Smartphones and tablets are no longer the preserve of technoparks and financial districts. According to a Telecom Regulatory Authority of India report from 2017, there are a little over 500 million mobile subscribers in rural India, of whom 109 million own smartphones. In 2016, the Boston Consulting Group reported that 70% of rural internet users use social networks while 30% use chat applications with search, purchases and other motives figuring in the list.
Digitization has crept into their work as well. It is no longer uncommon to see a teacher in a far-flung government school using a digital solution to track student attendance, or a farmer consulting an app for crop-specific information. From my own experience, WhatsApp is an increasingly popular project management tool in rural India. The government is not a laggard in this respect either with several innovative products such as the Swachh App by the ministry of drinking water and sanitation that acts as a real-time monitoring tool for sanitation coverage in rural areas.
The situation is no different in public health. I am personally aware of at least six applications catering to the three women frontline health workers alone—ASHA (accredited social health activist), AWW(anganwadi worker) and ANM (auxiliary nurse midwife). These three women drive delivery of health and nutrition services in villages across India. In my last column, I introduced three of them—Vimla, Manju and Priya, respectively. Applications catering to these women each serve as remarkable personal digital assistants. The ANMOL-ANM online app for ANMs was developed by the ministry of health and family welfare, with support from the United Nations Children’s Fund. It enables ANMs to carry out functions such as growth monitoring, logistics planning and reporting in an informed manner. The common application software developed by the women and child development ministry for AWWs and now part of the National Nutrition Mission is another excellent example. It enables real-time access to information about the health of women and children in high malnutrition burden districts.
Replacement of myriad, voluminous registers with smart, hand-held devices is welcome. It makes workers’ lives easier and everybody knows they urgently need that help. It improves the quality of data they produce. The elephant in the room, though, is yet to be addressed. As we discussed last week, the fundamental problem in rural healthcare delivery is that India’s Vimlas, Manjus and Priyas do not share data with each other. This need not be the case.
As I had hinted, there is good news. A seamless digital solution shooting information between the three workers’ devices exists. This “integrated AAA app” is a useful job aid for each of the workers, that helps them perform their tasks more effectively. The more significant factor is that the integrated app, enables these devices to talk to each other. The workers now have a common database to work with and can serve beneficiaries as a cohesive unit.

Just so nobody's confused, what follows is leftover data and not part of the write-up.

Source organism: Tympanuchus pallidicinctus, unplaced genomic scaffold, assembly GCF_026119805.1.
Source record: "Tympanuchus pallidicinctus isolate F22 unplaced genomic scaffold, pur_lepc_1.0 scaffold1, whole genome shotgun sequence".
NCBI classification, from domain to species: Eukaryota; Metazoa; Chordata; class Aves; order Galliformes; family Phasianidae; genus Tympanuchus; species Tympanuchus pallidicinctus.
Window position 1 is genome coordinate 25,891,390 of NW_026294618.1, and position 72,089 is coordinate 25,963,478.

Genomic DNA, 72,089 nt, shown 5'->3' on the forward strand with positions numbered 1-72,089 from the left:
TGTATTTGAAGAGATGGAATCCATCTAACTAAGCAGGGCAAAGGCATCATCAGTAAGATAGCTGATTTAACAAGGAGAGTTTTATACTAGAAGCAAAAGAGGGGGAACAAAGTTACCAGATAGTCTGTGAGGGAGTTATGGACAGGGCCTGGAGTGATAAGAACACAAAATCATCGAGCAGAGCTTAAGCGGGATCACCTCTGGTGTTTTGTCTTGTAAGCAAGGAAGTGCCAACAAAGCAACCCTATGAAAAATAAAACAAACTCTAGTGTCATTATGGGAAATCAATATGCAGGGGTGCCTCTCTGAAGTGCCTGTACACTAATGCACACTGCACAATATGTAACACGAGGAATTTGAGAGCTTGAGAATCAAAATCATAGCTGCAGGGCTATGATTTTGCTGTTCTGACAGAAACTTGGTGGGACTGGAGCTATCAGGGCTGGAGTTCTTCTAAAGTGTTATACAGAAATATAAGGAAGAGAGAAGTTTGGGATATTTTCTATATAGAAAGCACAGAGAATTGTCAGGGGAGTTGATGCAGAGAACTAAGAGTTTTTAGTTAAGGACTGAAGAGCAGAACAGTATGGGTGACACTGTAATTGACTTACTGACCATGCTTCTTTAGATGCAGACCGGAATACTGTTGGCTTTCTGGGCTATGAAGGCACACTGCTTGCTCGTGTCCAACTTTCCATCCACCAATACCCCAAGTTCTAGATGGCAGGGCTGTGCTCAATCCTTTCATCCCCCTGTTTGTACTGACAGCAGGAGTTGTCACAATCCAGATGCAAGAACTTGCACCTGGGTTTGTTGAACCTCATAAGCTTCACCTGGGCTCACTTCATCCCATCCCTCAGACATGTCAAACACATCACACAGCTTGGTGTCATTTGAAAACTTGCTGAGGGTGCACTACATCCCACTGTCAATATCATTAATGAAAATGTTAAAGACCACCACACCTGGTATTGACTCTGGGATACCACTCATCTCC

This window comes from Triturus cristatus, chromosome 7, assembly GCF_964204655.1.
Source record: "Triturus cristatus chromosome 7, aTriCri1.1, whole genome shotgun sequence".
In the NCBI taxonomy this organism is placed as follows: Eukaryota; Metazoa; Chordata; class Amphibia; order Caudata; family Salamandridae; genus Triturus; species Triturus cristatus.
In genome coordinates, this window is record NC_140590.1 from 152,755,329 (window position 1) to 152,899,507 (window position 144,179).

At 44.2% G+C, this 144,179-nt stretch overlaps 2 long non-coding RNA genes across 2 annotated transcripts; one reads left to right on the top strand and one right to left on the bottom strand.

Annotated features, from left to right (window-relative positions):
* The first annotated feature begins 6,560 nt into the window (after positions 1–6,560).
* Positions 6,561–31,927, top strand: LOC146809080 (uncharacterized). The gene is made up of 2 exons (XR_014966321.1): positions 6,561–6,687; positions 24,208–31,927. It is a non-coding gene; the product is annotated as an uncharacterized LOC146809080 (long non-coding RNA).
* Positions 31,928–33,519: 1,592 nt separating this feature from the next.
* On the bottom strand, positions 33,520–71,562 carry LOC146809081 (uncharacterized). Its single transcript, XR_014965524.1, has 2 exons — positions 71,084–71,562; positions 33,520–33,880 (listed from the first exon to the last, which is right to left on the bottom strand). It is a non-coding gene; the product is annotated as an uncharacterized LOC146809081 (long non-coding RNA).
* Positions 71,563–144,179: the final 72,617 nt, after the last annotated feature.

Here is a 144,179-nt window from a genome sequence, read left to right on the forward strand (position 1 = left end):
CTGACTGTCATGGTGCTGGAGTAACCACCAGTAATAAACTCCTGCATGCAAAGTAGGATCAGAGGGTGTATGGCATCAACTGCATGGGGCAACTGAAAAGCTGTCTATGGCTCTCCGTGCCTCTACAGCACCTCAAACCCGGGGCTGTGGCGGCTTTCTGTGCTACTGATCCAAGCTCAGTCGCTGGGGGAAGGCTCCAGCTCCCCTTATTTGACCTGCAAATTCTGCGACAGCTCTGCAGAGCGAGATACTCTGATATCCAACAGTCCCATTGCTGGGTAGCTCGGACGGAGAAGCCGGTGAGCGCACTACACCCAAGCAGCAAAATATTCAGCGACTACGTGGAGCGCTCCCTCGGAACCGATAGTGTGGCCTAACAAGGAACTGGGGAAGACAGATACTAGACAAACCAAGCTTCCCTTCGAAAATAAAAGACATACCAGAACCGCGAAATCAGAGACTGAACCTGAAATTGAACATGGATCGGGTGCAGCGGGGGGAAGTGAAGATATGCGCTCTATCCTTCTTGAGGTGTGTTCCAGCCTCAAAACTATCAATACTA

This has important real-world applications. Take the case of Sarita, a 25-year-old woman. Manju, the AWW, notices that Sarita shows signs of pregnancy. When she checks the relevant box in her version of the integrated app, it is relayed instantly to the other workers, Vimla and Priya. Vimla, the ASHA, visits Sarita’s house and mobilizes her to visit the local anganwadi centre for the monthly village health and nutrition day. There, Priya the ANM, confirms Sarita’s pregnancy and records her information in her app. Based on Sarita’s low haemoglobin level, the app automatically tags her as a high-risk pregnancy. This information again flows instantly to the ASHA (Vimla) and AWW (Manju) so that they can offer counselling, as required. Early identification and commencement of counselling enabled by instantaneous communication between the three workers could thus save lives. And this is just one such use case.
In spite of the clear case for an integrated app, why should single-user personal digital assistants rule the roost? It might be explained by workers belonging to different ministries—ANMs from health and AWWs from women and child development with ASHAs working with both ministries on an incentive basis. There are some encouraging signs with positive noises about inter-ministerial convergence. Rajasthan has showed the way with the health, and women and child development ministries working together on the AAA model and its evolution.
The integrated app has been tested extensively in the field with the three workers, cutting across ministerial barriers. Their feedback has been incorporated and the product is at an advanced stage of trial.
This is deadly serious business. Lives are at stake. The need of the hour is for administrators across the country to get our frontline workers (and their data) to talk to each other in real time.
Ashok Alexander is founder-director of Antara Foundation. His Twitter handle is @alexander_ashok.